As markets approach the closing weeks of 2023, investors are closely monitoring key indicators and events that could shape the financial landscape. Federal Reserve Chair Jerome Powell’s recent statement about the likely conclusion of historic monetary policy tightening and discussions of potential rate cuts have added an additional layer of significance to the market dynamics. Here are the top five things to watch in the week ahead:
1. U.S. Data:
Investors await the final update on U.S. inflation for the year with the release of the personal consumption expenditures report on Friday. Economists anticipate the PCE price index to remain flat for November, while the core measure, excluding volatile food and energy costs, is expected to rise by 0.2%. Additionally, data on consumer confidence, initial jobless claims, durable goods orders, and reports on new and existing home sales will provide insights into the health of the U.S. economy.
2. Santa Claus Rally?:
The Dow Jones industrial average recently achieved another record high close, and the S&P 500 marked its seventh consecutive week of gains. Despite some optimism among investors, caution emerged after remarks from Fed Bank of New York President John Williams, who indicated that it was too early to discuss rate cuts. The possibility of a “Santa Claus rally” is considered, but uncertainties persist as investors assess the implications of Powell’s stance on interest rates.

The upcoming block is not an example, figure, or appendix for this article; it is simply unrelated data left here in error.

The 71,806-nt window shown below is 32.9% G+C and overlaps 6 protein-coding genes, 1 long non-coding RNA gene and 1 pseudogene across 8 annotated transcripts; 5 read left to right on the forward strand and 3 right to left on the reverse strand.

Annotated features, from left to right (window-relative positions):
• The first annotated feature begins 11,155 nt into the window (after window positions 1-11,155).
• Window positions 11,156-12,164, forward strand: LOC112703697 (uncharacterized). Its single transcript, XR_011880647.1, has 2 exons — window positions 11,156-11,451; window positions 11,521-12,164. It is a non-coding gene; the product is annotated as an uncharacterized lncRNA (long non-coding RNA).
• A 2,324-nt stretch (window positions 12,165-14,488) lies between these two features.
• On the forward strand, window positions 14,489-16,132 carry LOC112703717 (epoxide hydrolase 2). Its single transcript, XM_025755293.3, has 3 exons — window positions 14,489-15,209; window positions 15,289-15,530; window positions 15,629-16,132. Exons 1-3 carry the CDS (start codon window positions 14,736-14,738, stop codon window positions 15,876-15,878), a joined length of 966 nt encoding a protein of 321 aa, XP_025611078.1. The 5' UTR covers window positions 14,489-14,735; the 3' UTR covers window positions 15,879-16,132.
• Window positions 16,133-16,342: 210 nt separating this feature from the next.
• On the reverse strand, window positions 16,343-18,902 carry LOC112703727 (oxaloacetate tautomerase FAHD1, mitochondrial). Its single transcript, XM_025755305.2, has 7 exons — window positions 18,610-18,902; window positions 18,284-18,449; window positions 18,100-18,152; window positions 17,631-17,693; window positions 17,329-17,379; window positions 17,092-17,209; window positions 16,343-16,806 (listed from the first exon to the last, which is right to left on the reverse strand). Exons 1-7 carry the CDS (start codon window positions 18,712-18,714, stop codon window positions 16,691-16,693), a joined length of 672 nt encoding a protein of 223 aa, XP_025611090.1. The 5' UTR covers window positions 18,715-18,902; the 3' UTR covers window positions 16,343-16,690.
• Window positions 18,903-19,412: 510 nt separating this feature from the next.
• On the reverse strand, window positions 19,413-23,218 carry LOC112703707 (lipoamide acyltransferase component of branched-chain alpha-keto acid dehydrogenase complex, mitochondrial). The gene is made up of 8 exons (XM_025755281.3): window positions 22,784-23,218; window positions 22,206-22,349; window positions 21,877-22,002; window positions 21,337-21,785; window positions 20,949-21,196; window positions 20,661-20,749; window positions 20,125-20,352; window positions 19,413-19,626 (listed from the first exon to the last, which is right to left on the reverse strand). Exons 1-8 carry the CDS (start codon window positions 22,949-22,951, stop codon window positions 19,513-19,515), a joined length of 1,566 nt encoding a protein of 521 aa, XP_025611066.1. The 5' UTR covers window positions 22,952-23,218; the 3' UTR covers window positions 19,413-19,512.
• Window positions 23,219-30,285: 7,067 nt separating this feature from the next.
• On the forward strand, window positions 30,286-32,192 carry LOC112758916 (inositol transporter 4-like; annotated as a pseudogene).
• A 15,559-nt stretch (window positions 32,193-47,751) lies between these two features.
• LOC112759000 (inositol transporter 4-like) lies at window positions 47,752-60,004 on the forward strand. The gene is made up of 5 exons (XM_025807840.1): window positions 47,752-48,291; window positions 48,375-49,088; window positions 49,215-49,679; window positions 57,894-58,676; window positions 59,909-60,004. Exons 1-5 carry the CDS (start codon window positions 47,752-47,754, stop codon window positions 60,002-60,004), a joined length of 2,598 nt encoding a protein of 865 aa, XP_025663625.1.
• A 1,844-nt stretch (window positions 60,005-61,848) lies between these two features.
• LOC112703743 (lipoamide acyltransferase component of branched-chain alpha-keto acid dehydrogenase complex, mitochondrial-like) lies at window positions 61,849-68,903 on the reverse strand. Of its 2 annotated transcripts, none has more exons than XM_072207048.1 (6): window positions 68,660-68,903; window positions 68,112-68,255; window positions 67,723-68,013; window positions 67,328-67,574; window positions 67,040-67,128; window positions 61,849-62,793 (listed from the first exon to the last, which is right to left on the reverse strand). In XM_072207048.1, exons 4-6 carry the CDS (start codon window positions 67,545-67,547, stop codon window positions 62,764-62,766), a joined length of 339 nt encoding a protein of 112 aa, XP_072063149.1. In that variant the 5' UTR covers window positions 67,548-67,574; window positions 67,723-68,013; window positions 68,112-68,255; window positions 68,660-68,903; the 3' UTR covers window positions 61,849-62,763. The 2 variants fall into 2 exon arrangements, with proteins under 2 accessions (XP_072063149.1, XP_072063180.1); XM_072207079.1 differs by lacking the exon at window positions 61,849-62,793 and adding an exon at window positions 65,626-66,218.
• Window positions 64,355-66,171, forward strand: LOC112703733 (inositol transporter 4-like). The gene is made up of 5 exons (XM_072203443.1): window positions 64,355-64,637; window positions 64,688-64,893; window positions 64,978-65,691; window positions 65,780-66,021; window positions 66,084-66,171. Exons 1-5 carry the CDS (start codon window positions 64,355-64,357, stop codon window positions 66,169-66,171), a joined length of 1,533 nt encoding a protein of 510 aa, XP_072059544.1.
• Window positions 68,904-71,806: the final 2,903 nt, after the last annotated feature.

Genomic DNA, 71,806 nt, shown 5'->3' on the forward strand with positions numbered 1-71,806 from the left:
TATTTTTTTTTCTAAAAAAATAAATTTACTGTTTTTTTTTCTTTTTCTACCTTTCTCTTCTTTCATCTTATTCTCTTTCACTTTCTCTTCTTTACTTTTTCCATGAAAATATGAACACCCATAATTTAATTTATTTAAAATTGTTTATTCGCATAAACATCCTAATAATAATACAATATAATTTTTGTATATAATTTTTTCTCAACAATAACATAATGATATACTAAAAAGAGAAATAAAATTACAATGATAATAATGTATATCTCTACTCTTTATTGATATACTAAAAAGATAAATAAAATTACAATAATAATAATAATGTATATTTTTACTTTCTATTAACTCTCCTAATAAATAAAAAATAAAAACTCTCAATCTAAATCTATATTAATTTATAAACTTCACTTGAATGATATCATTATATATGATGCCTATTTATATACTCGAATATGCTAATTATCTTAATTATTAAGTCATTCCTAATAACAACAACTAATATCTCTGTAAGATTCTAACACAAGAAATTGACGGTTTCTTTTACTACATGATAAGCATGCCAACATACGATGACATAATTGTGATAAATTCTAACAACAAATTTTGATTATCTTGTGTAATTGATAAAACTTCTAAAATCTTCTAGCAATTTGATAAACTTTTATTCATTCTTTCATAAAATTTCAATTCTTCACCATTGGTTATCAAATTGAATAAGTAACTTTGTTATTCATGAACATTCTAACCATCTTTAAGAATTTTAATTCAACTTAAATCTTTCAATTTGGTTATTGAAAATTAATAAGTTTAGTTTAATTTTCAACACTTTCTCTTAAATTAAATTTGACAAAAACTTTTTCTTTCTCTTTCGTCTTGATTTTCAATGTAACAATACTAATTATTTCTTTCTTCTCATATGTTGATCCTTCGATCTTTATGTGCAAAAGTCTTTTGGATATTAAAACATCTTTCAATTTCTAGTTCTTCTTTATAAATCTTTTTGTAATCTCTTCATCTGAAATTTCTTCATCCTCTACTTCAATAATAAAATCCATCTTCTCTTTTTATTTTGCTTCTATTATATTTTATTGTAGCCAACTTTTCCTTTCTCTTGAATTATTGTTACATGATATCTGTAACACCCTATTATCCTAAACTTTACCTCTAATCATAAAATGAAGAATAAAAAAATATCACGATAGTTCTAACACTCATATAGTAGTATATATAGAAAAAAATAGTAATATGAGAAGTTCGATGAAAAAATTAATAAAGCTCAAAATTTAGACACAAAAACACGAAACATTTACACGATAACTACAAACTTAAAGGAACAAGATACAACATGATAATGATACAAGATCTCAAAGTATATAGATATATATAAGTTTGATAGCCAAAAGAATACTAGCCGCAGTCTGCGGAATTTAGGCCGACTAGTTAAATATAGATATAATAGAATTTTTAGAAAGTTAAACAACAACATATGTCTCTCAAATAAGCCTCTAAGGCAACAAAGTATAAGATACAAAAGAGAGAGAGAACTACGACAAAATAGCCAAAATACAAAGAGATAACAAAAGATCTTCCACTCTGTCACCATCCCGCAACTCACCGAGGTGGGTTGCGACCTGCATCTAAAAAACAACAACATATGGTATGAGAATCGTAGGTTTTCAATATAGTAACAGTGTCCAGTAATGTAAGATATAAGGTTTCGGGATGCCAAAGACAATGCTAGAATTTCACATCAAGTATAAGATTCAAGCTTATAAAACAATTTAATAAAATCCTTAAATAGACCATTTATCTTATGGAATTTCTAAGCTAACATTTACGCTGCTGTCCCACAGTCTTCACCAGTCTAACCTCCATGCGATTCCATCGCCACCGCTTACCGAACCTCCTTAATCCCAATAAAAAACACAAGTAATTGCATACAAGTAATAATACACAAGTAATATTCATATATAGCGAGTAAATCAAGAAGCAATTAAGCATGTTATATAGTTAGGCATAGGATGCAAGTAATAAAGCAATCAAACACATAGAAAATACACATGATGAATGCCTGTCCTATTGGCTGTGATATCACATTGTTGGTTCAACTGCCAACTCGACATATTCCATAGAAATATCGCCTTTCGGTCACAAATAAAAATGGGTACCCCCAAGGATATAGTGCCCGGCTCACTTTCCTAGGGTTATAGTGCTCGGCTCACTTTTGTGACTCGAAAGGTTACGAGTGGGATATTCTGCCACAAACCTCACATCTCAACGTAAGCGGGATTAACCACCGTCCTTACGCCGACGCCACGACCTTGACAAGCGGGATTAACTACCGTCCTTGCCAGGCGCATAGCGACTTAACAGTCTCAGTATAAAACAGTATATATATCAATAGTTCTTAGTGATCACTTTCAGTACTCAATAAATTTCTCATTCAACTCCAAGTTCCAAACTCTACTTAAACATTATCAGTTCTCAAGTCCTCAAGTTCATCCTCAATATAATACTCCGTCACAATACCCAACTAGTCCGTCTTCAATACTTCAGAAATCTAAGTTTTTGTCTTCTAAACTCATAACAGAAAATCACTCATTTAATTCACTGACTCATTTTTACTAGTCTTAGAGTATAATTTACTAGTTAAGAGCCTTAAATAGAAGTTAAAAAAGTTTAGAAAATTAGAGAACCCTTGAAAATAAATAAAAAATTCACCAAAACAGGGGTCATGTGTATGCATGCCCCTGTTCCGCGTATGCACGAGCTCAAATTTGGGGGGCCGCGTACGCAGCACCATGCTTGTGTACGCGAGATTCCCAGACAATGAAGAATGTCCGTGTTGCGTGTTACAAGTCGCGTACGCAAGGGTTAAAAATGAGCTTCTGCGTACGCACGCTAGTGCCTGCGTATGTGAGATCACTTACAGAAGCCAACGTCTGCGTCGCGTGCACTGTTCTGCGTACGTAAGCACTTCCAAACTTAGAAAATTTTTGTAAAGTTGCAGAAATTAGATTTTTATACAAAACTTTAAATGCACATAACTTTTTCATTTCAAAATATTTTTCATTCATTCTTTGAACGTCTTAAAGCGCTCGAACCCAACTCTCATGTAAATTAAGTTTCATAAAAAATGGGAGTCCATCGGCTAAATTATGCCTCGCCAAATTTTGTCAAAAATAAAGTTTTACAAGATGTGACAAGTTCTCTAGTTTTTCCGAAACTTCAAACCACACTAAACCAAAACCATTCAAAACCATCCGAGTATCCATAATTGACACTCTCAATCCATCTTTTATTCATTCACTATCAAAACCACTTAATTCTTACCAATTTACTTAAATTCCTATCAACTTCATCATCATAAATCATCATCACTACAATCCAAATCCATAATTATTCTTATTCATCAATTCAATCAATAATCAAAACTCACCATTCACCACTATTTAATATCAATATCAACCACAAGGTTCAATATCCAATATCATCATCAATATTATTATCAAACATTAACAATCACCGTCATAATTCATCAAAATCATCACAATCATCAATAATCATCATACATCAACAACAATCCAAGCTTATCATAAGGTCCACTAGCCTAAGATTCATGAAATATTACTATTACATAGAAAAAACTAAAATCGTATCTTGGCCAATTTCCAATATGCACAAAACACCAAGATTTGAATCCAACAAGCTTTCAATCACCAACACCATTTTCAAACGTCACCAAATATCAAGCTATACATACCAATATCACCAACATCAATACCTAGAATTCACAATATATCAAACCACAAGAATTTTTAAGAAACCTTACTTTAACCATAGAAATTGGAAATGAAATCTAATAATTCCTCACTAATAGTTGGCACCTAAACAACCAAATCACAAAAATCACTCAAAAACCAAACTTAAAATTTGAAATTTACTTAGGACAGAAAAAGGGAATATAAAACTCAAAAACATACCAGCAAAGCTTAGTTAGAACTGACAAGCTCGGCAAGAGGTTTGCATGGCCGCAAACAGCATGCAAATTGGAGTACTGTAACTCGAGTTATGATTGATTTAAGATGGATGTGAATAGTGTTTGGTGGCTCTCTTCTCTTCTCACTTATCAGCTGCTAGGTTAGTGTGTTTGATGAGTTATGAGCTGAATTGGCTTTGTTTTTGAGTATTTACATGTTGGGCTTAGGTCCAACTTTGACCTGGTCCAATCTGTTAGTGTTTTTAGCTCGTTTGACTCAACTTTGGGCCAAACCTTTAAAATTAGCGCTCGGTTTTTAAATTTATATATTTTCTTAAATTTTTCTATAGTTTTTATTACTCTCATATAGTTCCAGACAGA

3. BOJ Inching Towards Pivot:
Expectations are rising that the Bank of Japan (BOJ) might end negative interest rates in the coming months, making it a global outlier as other major central banks contemplate rate cuts. While a change is not anticipated at the upcoming BOJ policy meeting, investors will scrutinize the bank’s rate statement for indications of a potential pivot in January. The expected shift has already influenced the yen, pushing it back to the stronger side against the dollar.
4. Gold on Track for First Annual Gain Since 2020:
Gold is poised to register its first annual increase since 2020, fueled by a weaker dollar and growing expectations for rate cuts in 2024. Despite rising U.S. 10-year yields, gold has surpassed $2,000 an ounce, with investors banking on a series of rate cuts next year amid increasing political and economic uncertainty.
5. U.K. Data:
Wednesday’s release of U.K. inflation data is anticipated to confirm elevated price pressures, currently more than double the Bank of England’s 2% target. The pound’s recent strength against the euro, driven by a drop in euro zone inflation, has sparked speculation about the BoE’s rate-cutting timeline. However, high rates could pose risks to the U.K. economy, potentially influencing the pound’s trajectory based on the BoE’s response to inflation trends versus a longer-term economic outlook.